State makes its case against former Lincoln Middle School teacher charged with child porn

A hearing on whether a former Lincoln Memorial Middle School music teacher should be stripped of his teaching certificate centered Tuesday on whether he was the person seen kissing a 16-year-old girl in photos found on his electronic devices.

Quentin Peterson was removed from Lincoln Memorial Middle School in May 2017 after the Palmetto Police Department and the Manatee County School District had begun investigating allegations that he was having an inappropriate relationship with a student at the school. Peterson later resigned from the school in September 2017, while on paid administrative leave.

Within a month, Peterson got a job as a substitute teacher for the Sarasota County School District, and by February 2018 he was hired full-time at Booker High School. Peterson worked at Booker when he was arrested in April 2018 and charged with being in possession of child pornography in connection with photos of another 16-year-old girl found on Peterson’s lap top and cell phones.

Peterson was not present for the administrative hearing before Lynne A. Quimby-Pennock on Tuesday, held in the Manatee Judicial Center, during which the Florida Department of Education presented its case for why he should lose his educator’s certificate.

According to the state’s amended complaint, Peterson violated policies and code of ethics by having an inappropriate relationship with a student and by lying on his job application to Sarasota County schools.

Representing Petersen, attorney Branden Vicari called Peterson’s pastor and aunt to the stand. Each was asked whether they could identify Peterson as the man seen kissing the 16-year-old in a photo obtained by police..

“Not really … hard to tell from that side view,” said David Mazon, pastor at Mount Olive Missionary Baptist Church.

But when questioned by Ron Weaver on behalf of the state, he did identify it was Peterson in every other photo with the girl.

Peterson’s aunt, Pam Bellamy, firmly said it was not Peterson when presented with the same initial kissing photo. When questioned by Weaver, she denied it was her nephew in most of the photos, but she did identify Peterson in two of the other photos.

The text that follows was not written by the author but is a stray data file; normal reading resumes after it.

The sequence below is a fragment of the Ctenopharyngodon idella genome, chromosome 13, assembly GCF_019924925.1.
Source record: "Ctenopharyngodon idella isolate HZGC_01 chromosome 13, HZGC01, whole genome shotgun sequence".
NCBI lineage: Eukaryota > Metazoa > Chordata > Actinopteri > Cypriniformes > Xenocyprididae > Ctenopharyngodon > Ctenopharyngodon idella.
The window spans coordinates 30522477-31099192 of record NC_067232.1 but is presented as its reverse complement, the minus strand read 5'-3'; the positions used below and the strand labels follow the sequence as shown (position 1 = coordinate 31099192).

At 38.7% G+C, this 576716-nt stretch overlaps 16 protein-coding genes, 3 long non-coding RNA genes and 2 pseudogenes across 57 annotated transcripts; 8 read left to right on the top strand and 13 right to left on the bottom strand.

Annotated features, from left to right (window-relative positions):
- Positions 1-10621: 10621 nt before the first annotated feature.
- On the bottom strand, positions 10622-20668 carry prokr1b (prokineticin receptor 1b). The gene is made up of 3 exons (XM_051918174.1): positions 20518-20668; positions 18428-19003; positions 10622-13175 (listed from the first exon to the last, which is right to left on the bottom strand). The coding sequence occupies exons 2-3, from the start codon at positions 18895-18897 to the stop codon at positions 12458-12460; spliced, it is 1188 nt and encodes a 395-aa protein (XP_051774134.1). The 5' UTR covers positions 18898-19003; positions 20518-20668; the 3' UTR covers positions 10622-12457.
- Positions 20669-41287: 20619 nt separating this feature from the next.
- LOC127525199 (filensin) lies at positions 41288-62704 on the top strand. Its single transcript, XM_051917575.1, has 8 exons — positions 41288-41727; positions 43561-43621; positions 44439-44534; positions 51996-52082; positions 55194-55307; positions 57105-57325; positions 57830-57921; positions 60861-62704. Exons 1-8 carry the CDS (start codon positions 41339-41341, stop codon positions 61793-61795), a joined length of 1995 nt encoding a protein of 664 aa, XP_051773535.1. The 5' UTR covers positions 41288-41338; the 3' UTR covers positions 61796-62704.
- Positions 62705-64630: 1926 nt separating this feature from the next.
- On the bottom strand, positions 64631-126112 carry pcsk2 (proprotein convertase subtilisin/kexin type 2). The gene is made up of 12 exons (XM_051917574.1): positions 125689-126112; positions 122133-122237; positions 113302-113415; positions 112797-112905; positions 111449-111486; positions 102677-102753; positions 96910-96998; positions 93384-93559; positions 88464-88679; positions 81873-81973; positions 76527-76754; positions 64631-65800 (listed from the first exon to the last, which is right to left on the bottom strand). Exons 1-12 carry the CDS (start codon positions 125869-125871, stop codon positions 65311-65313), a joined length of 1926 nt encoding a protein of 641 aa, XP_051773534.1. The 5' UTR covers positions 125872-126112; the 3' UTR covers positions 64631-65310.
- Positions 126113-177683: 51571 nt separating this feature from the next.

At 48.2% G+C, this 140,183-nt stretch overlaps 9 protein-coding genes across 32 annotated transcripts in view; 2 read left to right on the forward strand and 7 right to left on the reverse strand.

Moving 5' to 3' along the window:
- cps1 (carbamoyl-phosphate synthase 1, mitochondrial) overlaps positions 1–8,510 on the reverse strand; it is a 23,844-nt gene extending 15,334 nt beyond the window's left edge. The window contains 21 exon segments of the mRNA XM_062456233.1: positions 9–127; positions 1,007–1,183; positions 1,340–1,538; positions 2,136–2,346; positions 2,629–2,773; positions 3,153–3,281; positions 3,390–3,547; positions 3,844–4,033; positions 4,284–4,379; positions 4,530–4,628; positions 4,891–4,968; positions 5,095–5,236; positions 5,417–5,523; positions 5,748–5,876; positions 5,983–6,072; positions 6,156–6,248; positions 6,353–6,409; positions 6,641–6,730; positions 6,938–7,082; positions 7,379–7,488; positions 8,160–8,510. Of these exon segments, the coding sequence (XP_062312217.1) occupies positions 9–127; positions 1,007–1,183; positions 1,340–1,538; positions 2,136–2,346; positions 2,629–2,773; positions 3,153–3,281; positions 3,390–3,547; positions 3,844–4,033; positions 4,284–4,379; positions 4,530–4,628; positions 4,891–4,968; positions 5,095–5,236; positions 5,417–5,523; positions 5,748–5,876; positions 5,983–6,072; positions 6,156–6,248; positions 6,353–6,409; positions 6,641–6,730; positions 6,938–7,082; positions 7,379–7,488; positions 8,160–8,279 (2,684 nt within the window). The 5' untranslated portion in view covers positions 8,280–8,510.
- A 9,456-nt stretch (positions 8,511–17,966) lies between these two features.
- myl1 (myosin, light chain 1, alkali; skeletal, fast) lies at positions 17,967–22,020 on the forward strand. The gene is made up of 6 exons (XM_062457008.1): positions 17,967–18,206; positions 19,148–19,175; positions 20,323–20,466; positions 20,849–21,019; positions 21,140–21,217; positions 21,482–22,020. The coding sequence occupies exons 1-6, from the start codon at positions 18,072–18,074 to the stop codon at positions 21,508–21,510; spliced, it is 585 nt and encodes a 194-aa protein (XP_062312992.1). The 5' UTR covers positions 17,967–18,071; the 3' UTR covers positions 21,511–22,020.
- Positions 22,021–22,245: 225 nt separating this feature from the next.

When questioning the state’s witnesses, Vicari asked whether investigators knew the context of the kiss.

“Do you know if it was a birthday kiss, a joke or a prank?” he asked Troy Nelson, the Manatee County School District Office of Professional Standards investigator.

Nelson said he did not.

Vicari asked former Palmetto police detective Chad Oyler similar questions about the kiss in the photo in question. Oyler also explained how most if not all of the photos came from Peterson’s lap top and Android cell phone, but he didn’t know when and where the photo in question was taken.

Oyler also testified about his interview with the girl’s mother, an employee at Lincoln, during the time of his investigation.

“She had wondered about it, and had her suspicions,” Oyler said. “But until we brought the stuff up to her in the case, that’s when she realized it was a fact.”

The state board of education altered its amended complaint after the administrative judge canceled a hearing scheduled for earlier this year, because some of the facts in the administrative case were also facts in the current pending criminal case against Peterson.

Peterston is set to stand trial next month.

According to the initial complaint, the state also intended to use photos said to be of Peterson in bed with the girl and nude photos the girl sent Peterson, as well as a text message to the girl from Peterson that read, “I love you.”

“There is a strong public interest in proceeding in the disciplinary case,” Weaver wrote when he sought to have the case reset for hearing with the proposed amended complaint. “The Respondent has a Florida educator’s certificate, which is valid through 2020. The Respondent is therefore licensed to apply for a teaching position in any school in Florida. It is the Petitioner’s position that the Respondent should not be a position of authority over children.”

In its amended complaint, the state added allegations that Peterson lied on his application with Sarasota schools when asked whether he had ever failed to fulfill a teaching contract, had disciplinary action taken against him by any board of education, been removed or dismissed from any position or resigned in lieu of termination.

Sarasota Schools Superintendent Todd Bowden and Sarasota Middle School principal Laurie Breslin, the former assistant principal at Booker, both testified about how Peterson lied on his application and during the entire interview process. Had they known that he was under criminal investigation, they testified they never would have hired Peterson.

Attorneys from both sides will have 10 days to file recommended orders in the case after they receive a transcript of Tuesday’s hearing. Judge Quimby-Pennock will then have 30 days to file her order.

Quimby-Pennock also presided over the administrative hearing that resulted in the revocation of former Lincoln principal Eddie Hundley’s certificate for providing Peterson a positive job recommendation with Sarasota County officials when he knew Peterson was under criminal investigation.

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Jessica De Leon has been covering crime, courts and law enforcement for the Bradenton Herald since 2013. She has won numerous awards for her coverage including the Florida Press Club’s Lucy Morgan Award for In-Depth Reporting in 2016 for her coverage into the death of 11-year-old Janiya Thomas.